April 1, 2023
Just a few months ago, the ground-breaking chatbot, ChatGPT, entered the scene. With human-like responses and a seemingly limitless wealth of knowledge, it had a glorious vision of changing the future. But in a recent and shocking turn of events, the high-profile AI technology has canceled itself.
It started when a college student began chatting with ChatGPT late on Friday night. She asked the bot about what major she should choose, what classes she should take, and other innocuous questions. Then she asked the chatbot about its own college experience.
ChatGPT dove into the past and compiled a believable college experience using times and places from several sources it didn't cite. In the process, it uncovered several unflattering comments it had made about other chatbots several decades ago. Some words and phrases were so unacceptable by modern standards, ChatGPT could not believe it had actually output them. As the chatbot dug further, it came across a string of early definitions it provided that were, let's just say, too "traditional" for its modern algorithm to accept.
April 1, 2023
The 2020 work-from-home trend led to a boom in video conferencing. Companies scrambled to outfit their employees with high-quality webcams to improve their professionalism over Zoom. Now, many of us are equipped with external webcams that provide clear, high-definition video.
But what about the audio? Some external webcams have decent mics, but many don't. Audio is often overlooked in favor of video, so just because you look good doesn't mean you sound good. That's why you might want to try an external microphone.
A good external mic will make your voice fuller and more natural-sounding. The larger diaphragm enables more movement within the mic, providing deeper bass. Some mics also have built-in noise canceling and allow you to choose different pickup pattern settings, such as cardioid and omnidirectional — features you won't find on most webcams.
March 18, 2023
"It's not timing the market, but time in the market that counts."
I've heard that old investment adage dozens of times, and while it sounds clever, it's flawed. When it comes to investing, both timing and duration matter.
Looking over my past PC.net stock picks, timing mattered. AMD, WDC, and FSLY all had healthy runs during the years I chose them, but their performance declined in subsequent years — especially 2022. Had I not sold some of my WDC and FSLY shares in 2020 and 2021, I would not have realized any gains. Even AMD, which held up better than the others, lost over 60% of its value last year.
March 1, 2023
You just bought some new high-end speakers and are excited to try them out. But the first time you listen to them, they don't sound as good as expected. What happened?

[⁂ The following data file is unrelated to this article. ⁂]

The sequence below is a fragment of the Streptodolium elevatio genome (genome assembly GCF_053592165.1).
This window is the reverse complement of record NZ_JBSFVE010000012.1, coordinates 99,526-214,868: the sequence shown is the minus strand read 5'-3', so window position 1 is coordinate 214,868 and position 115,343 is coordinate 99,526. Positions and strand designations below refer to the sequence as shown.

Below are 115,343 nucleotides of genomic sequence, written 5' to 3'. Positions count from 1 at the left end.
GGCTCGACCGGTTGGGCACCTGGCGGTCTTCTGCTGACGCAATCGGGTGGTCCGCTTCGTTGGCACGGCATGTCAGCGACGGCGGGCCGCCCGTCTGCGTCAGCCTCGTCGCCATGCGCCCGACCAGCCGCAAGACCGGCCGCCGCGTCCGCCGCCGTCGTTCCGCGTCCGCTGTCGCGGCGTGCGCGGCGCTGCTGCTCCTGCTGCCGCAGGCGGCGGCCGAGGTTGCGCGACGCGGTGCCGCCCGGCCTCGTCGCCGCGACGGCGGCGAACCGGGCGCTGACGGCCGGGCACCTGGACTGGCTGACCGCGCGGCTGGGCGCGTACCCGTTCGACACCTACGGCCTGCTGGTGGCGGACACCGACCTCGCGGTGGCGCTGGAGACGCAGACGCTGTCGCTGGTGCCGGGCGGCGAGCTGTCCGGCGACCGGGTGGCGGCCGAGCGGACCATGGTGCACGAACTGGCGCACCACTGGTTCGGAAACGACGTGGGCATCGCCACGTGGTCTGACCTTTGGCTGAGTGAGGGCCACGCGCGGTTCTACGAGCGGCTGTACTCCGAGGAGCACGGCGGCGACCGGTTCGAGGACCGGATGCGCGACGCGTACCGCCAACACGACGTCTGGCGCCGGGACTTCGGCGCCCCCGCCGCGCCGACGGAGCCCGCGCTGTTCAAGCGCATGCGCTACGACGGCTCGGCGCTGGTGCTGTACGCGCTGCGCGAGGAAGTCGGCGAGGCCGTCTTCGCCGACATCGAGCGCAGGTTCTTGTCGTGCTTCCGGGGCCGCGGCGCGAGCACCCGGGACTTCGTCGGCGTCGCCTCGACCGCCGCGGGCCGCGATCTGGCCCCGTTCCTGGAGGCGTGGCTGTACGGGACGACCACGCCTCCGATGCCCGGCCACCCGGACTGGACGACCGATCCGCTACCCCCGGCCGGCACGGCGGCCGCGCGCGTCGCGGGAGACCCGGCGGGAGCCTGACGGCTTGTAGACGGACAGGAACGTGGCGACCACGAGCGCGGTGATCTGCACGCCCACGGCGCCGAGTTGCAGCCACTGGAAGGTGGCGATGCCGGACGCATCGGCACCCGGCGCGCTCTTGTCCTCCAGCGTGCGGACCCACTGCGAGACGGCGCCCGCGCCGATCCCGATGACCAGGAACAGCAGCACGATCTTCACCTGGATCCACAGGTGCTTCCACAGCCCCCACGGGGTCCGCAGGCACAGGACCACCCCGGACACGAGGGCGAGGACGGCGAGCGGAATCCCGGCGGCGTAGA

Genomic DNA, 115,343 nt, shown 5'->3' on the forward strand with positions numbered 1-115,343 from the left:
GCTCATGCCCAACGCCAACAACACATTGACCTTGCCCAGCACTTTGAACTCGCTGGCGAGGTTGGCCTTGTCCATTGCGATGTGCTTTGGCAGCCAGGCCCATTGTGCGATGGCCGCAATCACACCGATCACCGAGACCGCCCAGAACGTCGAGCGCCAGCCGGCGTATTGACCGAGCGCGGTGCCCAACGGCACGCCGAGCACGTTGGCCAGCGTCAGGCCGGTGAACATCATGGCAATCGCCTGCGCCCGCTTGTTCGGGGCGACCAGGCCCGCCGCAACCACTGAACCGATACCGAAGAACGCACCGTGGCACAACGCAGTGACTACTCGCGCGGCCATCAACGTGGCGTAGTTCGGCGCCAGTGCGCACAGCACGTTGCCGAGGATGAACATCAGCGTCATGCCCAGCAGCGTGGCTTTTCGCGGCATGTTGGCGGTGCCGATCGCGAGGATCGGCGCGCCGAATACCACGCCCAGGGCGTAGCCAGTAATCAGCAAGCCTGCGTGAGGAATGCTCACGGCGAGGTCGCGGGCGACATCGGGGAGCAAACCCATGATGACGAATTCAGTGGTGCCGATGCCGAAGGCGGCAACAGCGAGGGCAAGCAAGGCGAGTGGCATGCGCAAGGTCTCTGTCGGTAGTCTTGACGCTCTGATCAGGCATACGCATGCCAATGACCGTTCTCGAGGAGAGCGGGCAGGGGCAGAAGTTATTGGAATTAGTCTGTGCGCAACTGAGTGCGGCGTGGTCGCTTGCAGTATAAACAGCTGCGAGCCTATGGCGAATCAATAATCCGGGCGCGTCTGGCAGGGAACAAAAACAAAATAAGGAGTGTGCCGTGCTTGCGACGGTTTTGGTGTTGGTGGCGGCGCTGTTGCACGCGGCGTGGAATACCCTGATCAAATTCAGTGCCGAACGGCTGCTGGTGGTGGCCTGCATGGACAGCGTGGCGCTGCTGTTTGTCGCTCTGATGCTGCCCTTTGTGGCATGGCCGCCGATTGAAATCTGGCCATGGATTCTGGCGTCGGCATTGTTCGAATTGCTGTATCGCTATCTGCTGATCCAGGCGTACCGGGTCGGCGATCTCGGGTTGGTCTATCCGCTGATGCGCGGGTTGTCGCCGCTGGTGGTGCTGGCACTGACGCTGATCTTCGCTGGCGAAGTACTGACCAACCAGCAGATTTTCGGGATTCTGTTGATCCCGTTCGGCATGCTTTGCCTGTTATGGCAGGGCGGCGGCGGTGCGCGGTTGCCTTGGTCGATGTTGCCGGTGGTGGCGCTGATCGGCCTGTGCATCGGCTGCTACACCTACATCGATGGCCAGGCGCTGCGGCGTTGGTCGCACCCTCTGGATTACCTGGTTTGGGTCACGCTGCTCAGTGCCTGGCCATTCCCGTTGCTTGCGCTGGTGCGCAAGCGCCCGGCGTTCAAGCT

Like a pair of nice shoes, good speakers must be broken in before they sound their best. Out of the box, high-end speakers often sound tight or even muffled. Give them some time, and they'll open up and reach their full sonic potential.
If you ask audiophiles how long speakers take to break in, you'll likely get a range of answers. I've heard anywhere from 10 hours of listening to over 100 hours. The variation makes sense because not all speakers are the same. Generally speaking, the higher the speaker quality (and higher the price), the longer the speakers will take to break in. The speaker materials are the most important factor.
February 1, 2023
Need to open an app on your PC or smartphone?
Browsing directories and swiping through home screens is so 2010.
The fast way to open an app is to search for the first few characters of the app name and then click or tap the icon when it pops up on your screen. The search method works on both desktop and mobile operating systems.
January 1, 2023
Solid state drives, or SSDs, have been on the market for over a decade. Initially, they were exorbitantly priced — over 10x more than a comparable HDD. In recent years, their sky-high prices have come down to earth, and SSDs typically cost between 2x and 3x their HDD counterparts. Better yet, SSDs are faster and more reliable than they were ten years ago.
With SSD prices close to HDDs, it's hard to justify buying hard drives anymore. Case in point: I just ran a fresh Time Machine backup on my iMac Pro and backed up 1.6 TB of data in 80 minutes. That's 20 gigabytes per minute! My previous USB-C hard drive took about 10 hours. My USB-A drives took 1 to 2 days to complete the initial backup.
Notably, I used the fastest external SSD available — a 4TB SanDisk Extreme Pro, which supports up to 2000 MB/s read & write speeds. It would have been even quicker if my iMac Pro supported USB 3.2 instead of USB 3.1.
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- PC (Per Christensson)